A. Srivathsan in Conversation with Vidyadhar Phatak: FSI: From a Physical Planning to a Fiscal Tool
Vidyadhar Phatak, is one of the leading urban thinkers in the country with rich practice and teaching experience. He is the former Chief Planner of Mumbai Metropolitan Region Development Authority and also the former Dean of Faculty Planning, CEPT University. Mr Phatak was the director of National Housing Bank from 2006 to 2012 and also worked on several urban planning reforms as a consultant with the World Bank. Over the last 40 years, he has worked on land markets, land-based Fiscal Tools, urban Planning reforms and housing.
A. Srivathsan is an architect and urban designer, and currently Director, Centre for Research on Architecture and Urbanism, CEPT University Ahmedabad. He was previously the Academic Director of the University, and before that taught for a decade and worked as a senior journalist with The Hindu, the national newspaper. His research and writings include the themes of urban history, planning policies and contemporary architectural practices. Srivathsan’s recent work includes work on evidence based affordable housing policies for Chennai, a study conducted for Tamil Nadu State Planning Commission.
In this podcast, a sequel to the land market in urban planning, Vidyadhar Phatak traces the evolution of FSI Mumbai. This episode highlights the transformation of FSI as a physical planning tool to a complex fiscal tool. He discloses the ill-effects of first creating scarcity of development rights through low uniform FSI and then using the scarcity value for achieving development objectives. Further, he explains the failed attempt to reform the FSI regime in Mumbai. He raises the legal question of ownership of development rights and the state’s right to assign such rights at a price. In the end, he has some cautionary words for other cities that wish to emulate Mumbai in using FSI as a policy tool.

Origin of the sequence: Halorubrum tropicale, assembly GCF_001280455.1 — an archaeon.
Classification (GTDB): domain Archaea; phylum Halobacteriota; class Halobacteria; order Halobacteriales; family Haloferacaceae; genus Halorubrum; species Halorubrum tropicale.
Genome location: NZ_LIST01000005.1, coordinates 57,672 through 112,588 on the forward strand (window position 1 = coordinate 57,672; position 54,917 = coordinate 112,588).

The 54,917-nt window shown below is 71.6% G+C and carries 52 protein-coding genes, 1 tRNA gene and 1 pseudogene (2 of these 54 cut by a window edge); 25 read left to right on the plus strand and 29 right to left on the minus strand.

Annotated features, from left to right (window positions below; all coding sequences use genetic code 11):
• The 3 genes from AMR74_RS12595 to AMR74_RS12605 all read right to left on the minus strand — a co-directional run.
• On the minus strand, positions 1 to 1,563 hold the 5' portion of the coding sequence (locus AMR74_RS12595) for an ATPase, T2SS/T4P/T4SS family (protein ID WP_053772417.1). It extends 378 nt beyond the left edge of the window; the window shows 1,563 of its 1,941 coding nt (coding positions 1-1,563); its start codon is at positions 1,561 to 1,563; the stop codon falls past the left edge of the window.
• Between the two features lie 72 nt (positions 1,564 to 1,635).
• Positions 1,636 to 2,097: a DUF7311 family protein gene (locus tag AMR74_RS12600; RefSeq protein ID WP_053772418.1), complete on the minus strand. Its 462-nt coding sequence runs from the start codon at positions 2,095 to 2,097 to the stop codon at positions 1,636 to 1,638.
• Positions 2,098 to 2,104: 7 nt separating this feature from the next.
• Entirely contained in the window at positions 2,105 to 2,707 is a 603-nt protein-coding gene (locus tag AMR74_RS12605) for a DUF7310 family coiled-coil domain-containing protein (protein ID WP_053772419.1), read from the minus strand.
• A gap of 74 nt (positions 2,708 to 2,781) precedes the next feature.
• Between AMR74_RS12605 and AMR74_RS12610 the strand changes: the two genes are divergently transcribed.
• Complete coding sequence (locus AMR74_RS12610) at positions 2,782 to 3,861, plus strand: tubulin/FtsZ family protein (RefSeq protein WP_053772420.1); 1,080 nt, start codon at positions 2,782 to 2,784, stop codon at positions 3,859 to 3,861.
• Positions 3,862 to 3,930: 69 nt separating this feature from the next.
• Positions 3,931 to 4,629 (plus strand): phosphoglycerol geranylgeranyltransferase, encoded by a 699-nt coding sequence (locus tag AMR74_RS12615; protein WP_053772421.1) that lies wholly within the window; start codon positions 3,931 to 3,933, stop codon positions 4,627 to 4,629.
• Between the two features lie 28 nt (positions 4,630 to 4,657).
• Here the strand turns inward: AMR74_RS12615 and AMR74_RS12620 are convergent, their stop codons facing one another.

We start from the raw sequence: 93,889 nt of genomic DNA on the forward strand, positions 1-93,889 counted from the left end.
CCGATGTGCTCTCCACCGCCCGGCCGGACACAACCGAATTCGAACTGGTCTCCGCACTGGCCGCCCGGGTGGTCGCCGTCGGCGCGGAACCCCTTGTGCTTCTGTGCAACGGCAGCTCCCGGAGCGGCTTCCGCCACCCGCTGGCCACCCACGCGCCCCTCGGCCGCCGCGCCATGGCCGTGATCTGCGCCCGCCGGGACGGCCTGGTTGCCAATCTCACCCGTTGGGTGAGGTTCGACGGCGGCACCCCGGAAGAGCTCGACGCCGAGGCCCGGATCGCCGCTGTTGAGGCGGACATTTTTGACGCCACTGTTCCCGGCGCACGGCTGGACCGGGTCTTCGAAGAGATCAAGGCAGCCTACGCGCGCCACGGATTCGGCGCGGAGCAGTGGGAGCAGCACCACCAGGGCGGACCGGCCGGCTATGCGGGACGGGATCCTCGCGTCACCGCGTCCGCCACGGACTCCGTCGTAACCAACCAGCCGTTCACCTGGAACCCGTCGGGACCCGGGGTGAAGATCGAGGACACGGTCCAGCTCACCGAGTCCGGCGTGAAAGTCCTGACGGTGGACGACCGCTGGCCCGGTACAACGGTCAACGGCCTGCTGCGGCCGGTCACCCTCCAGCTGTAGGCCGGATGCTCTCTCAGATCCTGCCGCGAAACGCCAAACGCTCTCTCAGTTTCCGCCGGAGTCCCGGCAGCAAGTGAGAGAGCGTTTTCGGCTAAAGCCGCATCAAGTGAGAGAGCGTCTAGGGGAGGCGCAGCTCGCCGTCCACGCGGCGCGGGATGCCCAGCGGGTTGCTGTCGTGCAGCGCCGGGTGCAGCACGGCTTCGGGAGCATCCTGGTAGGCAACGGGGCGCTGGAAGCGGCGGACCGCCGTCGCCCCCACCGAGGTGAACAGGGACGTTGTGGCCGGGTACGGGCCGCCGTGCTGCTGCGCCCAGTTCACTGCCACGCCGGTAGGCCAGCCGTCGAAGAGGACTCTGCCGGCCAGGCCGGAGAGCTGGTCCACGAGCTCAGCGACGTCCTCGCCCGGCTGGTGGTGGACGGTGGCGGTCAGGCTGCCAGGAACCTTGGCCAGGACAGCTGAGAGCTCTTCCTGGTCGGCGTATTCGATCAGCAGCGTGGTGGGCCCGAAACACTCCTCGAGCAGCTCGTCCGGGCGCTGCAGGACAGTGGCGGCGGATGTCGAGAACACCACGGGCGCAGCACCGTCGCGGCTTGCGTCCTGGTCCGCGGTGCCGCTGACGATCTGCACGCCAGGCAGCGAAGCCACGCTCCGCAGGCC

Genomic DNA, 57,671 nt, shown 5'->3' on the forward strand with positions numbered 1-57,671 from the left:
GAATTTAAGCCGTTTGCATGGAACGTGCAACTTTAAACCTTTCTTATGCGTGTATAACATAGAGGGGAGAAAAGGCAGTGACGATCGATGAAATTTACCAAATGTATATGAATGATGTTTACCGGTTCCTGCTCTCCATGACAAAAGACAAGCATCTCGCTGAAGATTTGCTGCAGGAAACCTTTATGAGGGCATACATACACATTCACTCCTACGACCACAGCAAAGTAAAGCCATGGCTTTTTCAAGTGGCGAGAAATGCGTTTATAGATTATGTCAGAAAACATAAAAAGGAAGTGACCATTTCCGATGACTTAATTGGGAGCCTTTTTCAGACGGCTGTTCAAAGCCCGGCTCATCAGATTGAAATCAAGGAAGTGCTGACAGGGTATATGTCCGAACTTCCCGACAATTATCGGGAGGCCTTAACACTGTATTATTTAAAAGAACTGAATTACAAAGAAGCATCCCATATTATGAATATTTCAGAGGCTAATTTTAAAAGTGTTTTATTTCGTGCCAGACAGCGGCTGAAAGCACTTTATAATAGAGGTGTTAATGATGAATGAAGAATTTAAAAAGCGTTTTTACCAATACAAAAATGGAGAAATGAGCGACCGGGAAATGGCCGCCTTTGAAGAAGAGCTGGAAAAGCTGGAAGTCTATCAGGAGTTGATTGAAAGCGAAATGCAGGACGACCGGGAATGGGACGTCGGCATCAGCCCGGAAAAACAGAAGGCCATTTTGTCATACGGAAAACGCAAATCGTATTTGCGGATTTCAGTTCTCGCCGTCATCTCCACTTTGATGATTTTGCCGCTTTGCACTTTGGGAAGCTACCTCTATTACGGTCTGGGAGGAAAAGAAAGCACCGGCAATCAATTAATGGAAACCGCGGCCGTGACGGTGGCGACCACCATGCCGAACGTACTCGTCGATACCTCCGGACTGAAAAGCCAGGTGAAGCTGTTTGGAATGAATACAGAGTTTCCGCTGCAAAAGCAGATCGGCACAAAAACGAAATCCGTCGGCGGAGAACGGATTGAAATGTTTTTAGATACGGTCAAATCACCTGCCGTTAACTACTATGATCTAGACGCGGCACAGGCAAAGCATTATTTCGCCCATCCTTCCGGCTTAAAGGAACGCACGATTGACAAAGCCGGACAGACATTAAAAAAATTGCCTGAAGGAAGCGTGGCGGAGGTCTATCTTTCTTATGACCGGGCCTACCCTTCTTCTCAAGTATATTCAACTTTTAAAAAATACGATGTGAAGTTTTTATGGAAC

Planning in India
Over the last seven decades, planners in India have tried different approaches and adopted various methods to plan the Indian cities. From the early days of centralised Master planning to current emphasis on local town planning schemes, they embraced different tools. The state has put in place ambitious renewal schemes and smart city missions. However, questions, such as how to make planning mechanisms work for India persists as solutions either appear elusive or fall short of their objectives.
This podcast series, titled Urban Planning in India, is a reflection on the urban story so far. Hosted by the Centre for Research on Architecture and Urbanism (CAU) and the Centre for Urban Planning and Policy (CUPP) at CEPT University, it offers a rich collection of conversations and audio essays. Eminent thinkers, practitioners, public decision-makers and policy advocates recall and reflect, discuss critical issues and point out the way forward. The episodes are of two categories, one that engages with larger and fundamental issues of urban planning and policy and the other that looks at them through the stories of specific city experiences.
Motivated by the excellent reception of a similar attempt on architecture, the centres have put together the podcast series that will benefit students, serve as resource materials for teaching, work as useful analysis to practitioners and support research as archival material.
- No. of episodes: 15
- Latest episode: 2020-08-12